A: Well for one, it’s actually pretty cheap compared to an equivalent Arduino board, although it’s tied a bit to the Raspberry Pi as a result. Secondly, it offers the same functionality as one of the major Arduino boards, the Arduino Uno. It’s also completely compatible with everything that works with the Uno, and offers a few more features on top of all that.

Q: A few more features? What would those be then?

A: Well, it has a special chip on it called an ATmega 48, which offers infrared signal support, a very precise real-time clock as well as a some form of spare battery. The main chip is called the ATmega 328, by the way. It can also be unplugged from the Raspberry Pi once you’re done programming it, and it will work on its own thanks to the ATmega 48’s battery.

Q: So it sounds pretty nifty, but what can I use it to do?

A: Arduino powers a large number of physical hobby projects. Garage door openers, robots, home breweries and even some of the Makerbots. The GertDuino is capable of all of the functions that similar Arduinos can perform. Gert van Loo himself has suggested that you can use it to time the opening of a chicken coop in the morning, or as a remote for opening and closing curtains.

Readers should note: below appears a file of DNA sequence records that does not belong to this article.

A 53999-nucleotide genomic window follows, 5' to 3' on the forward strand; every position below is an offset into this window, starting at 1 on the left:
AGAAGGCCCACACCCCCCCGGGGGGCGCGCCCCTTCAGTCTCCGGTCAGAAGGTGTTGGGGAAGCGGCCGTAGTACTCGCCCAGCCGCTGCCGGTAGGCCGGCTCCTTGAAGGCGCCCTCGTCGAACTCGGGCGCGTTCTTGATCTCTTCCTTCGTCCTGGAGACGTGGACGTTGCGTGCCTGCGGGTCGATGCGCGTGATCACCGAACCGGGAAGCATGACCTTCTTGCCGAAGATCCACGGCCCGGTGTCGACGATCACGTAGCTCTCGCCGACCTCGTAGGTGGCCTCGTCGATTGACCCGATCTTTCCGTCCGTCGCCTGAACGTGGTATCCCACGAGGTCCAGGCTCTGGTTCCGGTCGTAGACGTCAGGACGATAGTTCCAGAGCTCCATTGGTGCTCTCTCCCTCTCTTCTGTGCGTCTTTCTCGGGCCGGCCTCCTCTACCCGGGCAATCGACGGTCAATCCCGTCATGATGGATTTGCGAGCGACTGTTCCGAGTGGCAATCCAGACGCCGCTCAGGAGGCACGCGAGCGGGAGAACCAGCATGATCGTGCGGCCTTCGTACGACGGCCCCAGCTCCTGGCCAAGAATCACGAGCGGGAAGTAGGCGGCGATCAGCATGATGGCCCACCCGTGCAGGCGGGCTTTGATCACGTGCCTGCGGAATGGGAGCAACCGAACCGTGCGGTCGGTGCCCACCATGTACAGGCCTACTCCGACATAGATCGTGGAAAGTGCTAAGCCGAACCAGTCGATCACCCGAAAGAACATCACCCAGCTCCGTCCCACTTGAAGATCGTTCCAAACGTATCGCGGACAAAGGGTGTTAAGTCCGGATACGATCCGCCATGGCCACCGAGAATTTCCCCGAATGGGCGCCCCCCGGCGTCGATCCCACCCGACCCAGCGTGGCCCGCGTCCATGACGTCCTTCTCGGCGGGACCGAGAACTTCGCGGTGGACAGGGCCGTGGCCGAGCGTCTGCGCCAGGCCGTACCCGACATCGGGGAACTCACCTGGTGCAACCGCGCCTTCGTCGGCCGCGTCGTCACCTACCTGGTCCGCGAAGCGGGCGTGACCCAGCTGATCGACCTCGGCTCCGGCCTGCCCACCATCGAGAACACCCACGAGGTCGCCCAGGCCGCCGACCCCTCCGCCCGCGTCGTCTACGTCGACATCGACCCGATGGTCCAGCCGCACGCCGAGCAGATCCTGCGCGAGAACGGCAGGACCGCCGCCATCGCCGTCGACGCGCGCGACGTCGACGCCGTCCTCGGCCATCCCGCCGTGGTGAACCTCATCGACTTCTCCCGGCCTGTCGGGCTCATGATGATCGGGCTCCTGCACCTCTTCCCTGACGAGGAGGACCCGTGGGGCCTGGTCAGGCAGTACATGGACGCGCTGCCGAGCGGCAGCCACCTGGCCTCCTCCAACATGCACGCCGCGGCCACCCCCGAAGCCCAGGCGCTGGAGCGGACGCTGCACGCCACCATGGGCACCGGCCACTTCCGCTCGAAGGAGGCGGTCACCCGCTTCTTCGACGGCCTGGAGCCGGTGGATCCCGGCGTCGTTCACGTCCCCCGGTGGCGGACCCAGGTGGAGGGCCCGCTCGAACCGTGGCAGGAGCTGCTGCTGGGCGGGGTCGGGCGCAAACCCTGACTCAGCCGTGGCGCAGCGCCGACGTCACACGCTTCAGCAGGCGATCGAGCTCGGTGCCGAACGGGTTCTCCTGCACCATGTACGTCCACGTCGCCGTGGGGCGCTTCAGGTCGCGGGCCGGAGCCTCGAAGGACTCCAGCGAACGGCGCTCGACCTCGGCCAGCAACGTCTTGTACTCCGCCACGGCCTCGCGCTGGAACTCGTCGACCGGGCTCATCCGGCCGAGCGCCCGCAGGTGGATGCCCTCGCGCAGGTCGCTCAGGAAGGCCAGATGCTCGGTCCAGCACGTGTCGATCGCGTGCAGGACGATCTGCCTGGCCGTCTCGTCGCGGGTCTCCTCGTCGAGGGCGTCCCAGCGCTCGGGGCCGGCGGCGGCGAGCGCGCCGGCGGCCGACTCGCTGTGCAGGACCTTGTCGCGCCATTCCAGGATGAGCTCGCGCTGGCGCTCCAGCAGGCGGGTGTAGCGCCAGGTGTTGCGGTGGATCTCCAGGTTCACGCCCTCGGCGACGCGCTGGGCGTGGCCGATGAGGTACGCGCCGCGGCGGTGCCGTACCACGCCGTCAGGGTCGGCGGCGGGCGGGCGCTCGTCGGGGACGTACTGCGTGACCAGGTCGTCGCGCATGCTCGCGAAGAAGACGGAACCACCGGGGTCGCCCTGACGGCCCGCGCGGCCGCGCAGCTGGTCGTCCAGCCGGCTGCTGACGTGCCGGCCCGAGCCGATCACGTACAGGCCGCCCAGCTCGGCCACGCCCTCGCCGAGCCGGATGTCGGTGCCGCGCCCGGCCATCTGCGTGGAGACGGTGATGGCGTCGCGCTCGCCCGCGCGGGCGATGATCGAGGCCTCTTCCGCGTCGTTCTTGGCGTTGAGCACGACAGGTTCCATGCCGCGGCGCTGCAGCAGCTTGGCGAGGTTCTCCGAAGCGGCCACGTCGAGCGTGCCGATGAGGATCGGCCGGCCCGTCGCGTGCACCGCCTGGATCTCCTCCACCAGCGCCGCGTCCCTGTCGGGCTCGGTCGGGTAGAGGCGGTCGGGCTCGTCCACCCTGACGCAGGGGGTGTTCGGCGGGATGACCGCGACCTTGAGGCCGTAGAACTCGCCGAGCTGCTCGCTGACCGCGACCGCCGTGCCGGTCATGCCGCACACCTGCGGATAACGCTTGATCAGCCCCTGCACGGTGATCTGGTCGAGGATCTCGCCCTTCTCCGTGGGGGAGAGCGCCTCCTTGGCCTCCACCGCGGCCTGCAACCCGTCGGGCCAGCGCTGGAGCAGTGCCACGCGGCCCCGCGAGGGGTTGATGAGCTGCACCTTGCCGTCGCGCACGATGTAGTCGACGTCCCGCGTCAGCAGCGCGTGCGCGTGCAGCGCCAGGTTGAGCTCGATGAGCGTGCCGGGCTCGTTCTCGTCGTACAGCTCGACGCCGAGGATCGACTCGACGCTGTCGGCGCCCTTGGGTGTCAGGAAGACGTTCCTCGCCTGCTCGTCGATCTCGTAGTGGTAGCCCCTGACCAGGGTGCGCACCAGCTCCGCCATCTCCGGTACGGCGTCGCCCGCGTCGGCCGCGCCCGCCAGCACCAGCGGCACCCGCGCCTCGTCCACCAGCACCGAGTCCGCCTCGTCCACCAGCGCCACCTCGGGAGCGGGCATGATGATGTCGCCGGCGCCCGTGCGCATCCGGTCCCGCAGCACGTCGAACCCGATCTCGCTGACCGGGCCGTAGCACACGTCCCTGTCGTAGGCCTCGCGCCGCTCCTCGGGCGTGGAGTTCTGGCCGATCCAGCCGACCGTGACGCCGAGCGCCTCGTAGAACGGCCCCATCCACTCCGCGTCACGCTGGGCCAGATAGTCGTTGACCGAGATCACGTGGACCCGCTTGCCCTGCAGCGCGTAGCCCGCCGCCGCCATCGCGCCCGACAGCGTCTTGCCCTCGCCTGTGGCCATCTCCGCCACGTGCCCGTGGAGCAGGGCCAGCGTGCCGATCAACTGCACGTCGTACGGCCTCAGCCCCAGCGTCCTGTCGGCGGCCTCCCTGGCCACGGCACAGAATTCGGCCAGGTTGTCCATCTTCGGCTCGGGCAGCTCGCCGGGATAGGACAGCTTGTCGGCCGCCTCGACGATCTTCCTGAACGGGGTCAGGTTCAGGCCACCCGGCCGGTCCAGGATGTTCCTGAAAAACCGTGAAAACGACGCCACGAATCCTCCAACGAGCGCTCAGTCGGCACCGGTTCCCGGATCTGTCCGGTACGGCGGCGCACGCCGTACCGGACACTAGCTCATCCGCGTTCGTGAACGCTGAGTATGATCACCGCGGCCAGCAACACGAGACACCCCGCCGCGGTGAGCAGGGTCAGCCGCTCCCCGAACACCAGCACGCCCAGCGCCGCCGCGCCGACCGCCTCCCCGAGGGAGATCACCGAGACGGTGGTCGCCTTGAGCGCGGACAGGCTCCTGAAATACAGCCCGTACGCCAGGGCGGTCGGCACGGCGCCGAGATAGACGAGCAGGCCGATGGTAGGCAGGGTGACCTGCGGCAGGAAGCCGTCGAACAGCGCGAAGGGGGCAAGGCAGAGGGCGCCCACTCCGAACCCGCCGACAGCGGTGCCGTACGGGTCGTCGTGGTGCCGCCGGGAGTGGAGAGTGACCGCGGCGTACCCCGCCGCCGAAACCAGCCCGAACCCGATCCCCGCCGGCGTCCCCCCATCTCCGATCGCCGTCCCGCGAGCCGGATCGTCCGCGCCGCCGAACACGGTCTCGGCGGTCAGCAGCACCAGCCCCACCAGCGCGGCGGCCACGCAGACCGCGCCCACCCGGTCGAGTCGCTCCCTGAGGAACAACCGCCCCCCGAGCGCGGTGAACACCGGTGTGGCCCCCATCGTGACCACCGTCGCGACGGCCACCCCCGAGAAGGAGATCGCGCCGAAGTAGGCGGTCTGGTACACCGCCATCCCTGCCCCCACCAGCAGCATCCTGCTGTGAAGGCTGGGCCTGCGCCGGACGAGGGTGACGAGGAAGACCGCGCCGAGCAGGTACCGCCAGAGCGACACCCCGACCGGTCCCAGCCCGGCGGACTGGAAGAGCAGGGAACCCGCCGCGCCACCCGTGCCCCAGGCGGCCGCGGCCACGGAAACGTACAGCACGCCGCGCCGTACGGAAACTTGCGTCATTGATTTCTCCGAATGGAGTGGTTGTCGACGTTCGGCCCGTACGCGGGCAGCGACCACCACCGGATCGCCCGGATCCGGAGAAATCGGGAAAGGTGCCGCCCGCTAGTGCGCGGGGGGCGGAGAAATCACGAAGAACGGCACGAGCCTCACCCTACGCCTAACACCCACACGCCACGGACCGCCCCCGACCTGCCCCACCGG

Q: Just for hobby projects? What A about full commercial projects?

A: While Arduino boards are fantastic for rapid-prototyping and tinkering with low financial risk, when your product is complete it is usually a lot cheaper to start making custom chips. For everyone else, though, it’s the most cost-effective for both prototypes and final products.

Q: All right then, I think it’s time to get one. My Rube Goldberg alarm clock needs upgrading. Where do I get one of boards?

A: You can buy a board from element14, which coincidentally is one of the two major distributors of Raspberry Pis. The manual for the board is also available there, along with some basic guides on how to use it, and more useful information on the board itself.